Legitimacy of Parliament brings Supremacy to Parliamentarians

Agha Iqrar Haroon is a Development Observer. His area of work includes Central Asia, South Asia and Eastern European regions

By Agha Iqrar Haroon 

The observation of the Chief Justice of Supreme Court of Pakistan Mr. Justice Mian Saqib Nisar sahib in which he stated that “Parliament is Supreme but there is also the Constitution above it,” can generate a philosophical debate in Pakistan to determine who is Supreme? — The Creator or Creature?

There is no doubt that power of explaining Constitution lies with higher judiciary and his observation (the Chief Justice of Supreme Court of Pakistan) can determine future status of Supremacy of Parliamentarians and their sole term of reference that is law making —amending the Constitution in accordance with requirements of the State.

The foremost question is — Do Parliamentarians have right to amend any article/clause of Constitution which was hurriedly or by force included into the Constitution in the past? We have a long history of abrogation of our Constitution and forced amendments (Gen. Ziaul Haq and Gen. Musharraf Eras).

In the future, will not the higher judiciary stop or reject any amendment in the Constitution while citing any reference from the Constitution that such clause of the Constitution is against the amendment if Parliamentarians pass such amendment etc? There are many philosophical questions those need answers during prevailing political situation of Pakistan.

Parliamentarians are raising several questions about the legality of interference in their work (amending the Constitution or exercising power conferred by the Constitution to the Parliament).

Pakistan is going through a phase where Supremacy of the Parliament is under question while legitimacy of questioning the Parliament and contesting its supremacy is also under question.

The Minister of State for Information Marriyum Aurangzeb while addressing at the floor of the Lower House of the Parliament (National Assembly) on Tuesday raised several thought provoking questions and she called for an ultimate Parliamentary debate on the powers of state institutions and Supremacy of the Parliament. The article 69 of the Constitution of 1973 allows Parliamentarians for initiating any debate on the floor of the House while not fearing intervention of the courts. It says that “Courts not to inquire into proceedings of 1[Majlis-e-Shoora (Parliament)].-The validity of any proceedings in [Majlis-e-Shoora (Parliament)] shall not be called in question on the ground of any irregularity of procedure.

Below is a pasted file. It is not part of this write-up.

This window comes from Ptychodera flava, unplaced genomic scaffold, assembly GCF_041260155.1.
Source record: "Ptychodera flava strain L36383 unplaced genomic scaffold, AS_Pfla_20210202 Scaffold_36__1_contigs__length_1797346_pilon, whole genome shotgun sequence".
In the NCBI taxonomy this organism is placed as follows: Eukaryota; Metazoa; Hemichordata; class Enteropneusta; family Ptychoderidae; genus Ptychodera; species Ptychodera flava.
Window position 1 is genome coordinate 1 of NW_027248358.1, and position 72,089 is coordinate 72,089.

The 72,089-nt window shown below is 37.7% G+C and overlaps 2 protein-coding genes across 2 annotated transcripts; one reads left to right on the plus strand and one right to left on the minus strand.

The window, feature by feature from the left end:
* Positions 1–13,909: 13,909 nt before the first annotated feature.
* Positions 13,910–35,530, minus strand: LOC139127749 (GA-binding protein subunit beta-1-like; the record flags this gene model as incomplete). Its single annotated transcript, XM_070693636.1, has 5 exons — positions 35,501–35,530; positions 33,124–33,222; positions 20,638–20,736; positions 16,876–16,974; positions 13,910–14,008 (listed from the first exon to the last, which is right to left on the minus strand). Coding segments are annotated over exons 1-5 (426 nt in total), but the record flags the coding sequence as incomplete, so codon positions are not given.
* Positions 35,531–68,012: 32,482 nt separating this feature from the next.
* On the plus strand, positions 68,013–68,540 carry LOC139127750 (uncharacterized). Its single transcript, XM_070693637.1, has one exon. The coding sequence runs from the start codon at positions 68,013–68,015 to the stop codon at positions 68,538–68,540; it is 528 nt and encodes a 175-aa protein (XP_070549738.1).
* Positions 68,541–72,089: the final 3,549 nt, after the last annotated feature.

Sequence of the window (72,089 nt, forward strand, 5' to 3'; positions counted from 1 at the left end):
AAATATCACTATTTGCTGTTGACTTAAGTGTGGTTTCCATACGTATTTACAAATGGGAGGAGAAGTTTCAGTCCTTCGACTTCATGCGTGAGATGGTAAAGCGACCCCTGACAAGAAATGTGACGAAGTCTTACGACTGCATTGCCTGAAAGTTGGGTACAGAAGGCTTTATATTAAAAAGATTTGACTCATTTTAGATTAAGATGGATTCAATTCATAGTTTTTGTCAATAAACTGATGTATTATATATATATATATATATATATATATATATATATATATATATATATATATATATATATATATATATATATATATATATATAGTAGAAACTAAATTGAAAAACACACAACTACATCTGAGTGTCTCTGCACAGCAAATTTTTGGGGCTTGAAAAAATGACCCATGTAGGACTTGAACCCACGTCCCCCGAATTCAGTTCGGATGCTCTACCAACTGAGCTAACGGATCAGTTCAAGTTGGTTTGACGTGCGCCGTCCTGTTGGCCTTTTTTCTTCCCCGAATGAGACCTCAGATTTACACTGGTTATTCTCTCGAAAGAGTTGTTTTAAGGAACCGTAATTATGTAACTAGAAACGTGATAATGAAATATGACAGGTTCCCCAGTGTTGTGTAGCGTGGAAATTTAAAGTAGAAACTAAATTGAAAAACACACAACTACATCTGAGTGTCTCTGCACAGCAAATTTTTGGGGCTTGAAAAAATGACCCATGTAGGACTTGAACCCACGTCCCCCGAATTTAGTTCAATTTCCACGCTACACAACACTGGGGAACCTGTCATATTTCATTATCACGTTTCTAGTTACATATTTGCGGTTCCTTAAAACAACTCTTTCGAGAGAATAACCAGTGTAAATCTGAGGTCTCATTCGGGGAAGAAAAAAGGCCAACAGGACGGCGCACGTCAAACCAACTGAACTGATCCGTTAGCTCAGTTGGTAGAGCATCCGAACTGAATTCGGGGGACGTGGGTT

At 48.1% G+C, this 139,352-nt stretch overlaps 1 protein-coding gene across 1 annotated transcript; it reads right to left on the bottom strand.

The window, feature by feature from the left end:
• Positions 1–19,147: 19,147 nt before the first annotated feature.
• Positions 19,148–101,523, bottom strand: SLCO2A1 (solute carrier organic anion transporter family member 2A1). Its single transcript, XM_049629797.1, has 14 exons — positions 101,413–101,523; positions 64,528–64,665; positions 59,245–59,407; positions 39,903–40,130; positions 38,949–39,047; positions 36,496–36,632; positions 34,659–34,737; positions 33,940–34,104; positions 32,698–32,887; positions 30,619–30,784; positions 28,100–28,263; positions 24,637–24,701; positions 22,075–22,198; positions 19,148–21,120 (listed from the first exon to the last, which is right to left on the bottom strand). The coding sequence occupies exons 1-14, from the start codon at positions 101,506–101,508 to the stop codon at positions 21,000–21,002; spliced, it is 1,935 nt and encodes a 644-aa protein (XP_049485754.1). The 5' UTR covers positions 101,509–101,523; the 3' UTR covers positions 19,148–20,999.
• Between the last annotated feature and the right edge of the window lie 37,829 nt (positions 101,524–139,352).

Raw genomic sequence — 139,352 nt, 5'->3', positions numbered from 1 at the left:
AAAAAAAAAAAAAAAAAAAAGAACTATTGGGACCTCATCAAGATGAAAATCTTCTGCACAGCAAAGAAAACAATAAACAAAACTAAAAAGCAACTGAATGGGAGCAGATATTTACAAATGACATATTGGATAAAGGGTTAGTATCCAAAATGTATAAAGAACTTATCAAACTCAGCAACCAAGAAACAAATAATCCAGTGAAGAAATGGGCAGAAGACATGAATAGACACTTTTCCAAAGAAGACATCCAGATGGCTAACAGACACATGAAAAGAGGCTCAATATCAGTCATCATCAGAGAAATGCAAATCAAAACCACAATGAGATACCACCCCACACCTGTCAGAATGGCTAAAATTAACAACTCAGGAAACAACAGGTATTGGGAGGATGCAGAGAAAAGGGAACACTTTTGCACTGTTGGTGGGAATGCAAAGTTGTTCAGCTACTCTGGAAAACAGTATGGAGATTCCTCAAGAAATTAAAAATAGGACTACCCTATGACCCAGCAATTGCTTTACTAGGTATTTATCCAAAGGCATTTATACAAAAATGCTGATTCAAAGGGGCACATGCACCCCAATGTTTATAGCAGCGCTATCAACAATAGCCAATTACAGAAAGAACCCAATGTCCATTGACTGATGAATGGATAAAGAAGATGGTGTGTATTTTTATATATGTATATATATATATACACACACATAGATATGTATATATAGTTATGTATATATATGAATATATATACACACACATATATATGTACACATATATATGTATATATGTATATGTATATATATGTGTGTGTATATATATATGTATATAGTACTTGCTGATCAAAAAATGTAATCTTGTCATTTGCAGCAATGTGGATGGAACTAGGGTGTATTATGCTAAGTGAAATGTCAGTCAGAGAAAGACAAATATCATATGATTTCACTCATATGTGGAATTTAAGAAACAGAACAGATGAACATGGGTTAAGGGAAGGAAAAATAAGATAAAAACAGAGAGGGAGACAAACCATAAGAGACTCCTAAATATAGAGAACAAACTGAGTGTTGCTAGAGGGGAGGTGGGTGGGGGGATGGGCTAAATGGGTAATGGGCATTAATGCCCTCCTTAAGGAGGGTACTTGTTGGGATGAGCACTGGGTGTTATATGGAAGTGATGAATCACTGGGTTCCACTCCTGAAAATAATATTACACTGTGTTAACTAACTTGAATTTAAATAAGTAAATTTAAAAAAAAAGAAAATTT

(2) No officer or member of [Majlis-e-Shoora (Parliament)] in whom powers are vested by or under the Constitution for regulating procedure or the conduct of business, or for maintaining order in [Majlis-e-Shoora (Parliament)], shall be subject to the jurisdiction of any Court in respect of the exercise by him of those powers.

Above mentioned article 69 clearly says that healthy and Constitutional debates are allowed and this could be a reason that the Minister of State for Information Marriyum Aurangzeb stated that a debate to determine the Supremacy of the Parliament should be initiated.

Today’s political situation of Pakistan reminds me my college era when we used to hold philosophical debates about political issues including term “Legitimacy” and term “Supremacy” in reference to term “Power”.

During one of my classes of “Group philosophy”, our professor late Shahid Hussian Shah of Philosophy Department, Government College Lahore suggested us to read “The Origin of German Tragic Drama” written by Walter Benjamin. The reason behind this suggestion was the background of our discussion regarding “Supremacy of Law in reference to Supremacy of Lawmakers”. This discussion took place at such span of times when philosophical discussions were denied, discouraged rather banned in Pakistan — 1983 — my second year in Government College Lahore.

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After several discussions in classrooms, we understood why German Philosopher Walter Benjamin said that “Legitimacy of absolutist rulers is not seriously questioned” — the crust behind writing of “The Origin of German Tragic Drama”. Legitimacy of any thought — institution and ruler is linked with its “Supremacy”. If you wish to question “Legitimacy” of any thought or institution, you need to contest its “Supremacy” at first instance. Once “Supremacy” is eroded then “Legitimacy” floats like a straw in the river of questioning. Who is Supreme in a State or in Political System of State?, has been a common question for determining “Legitimacy” of this “Who”.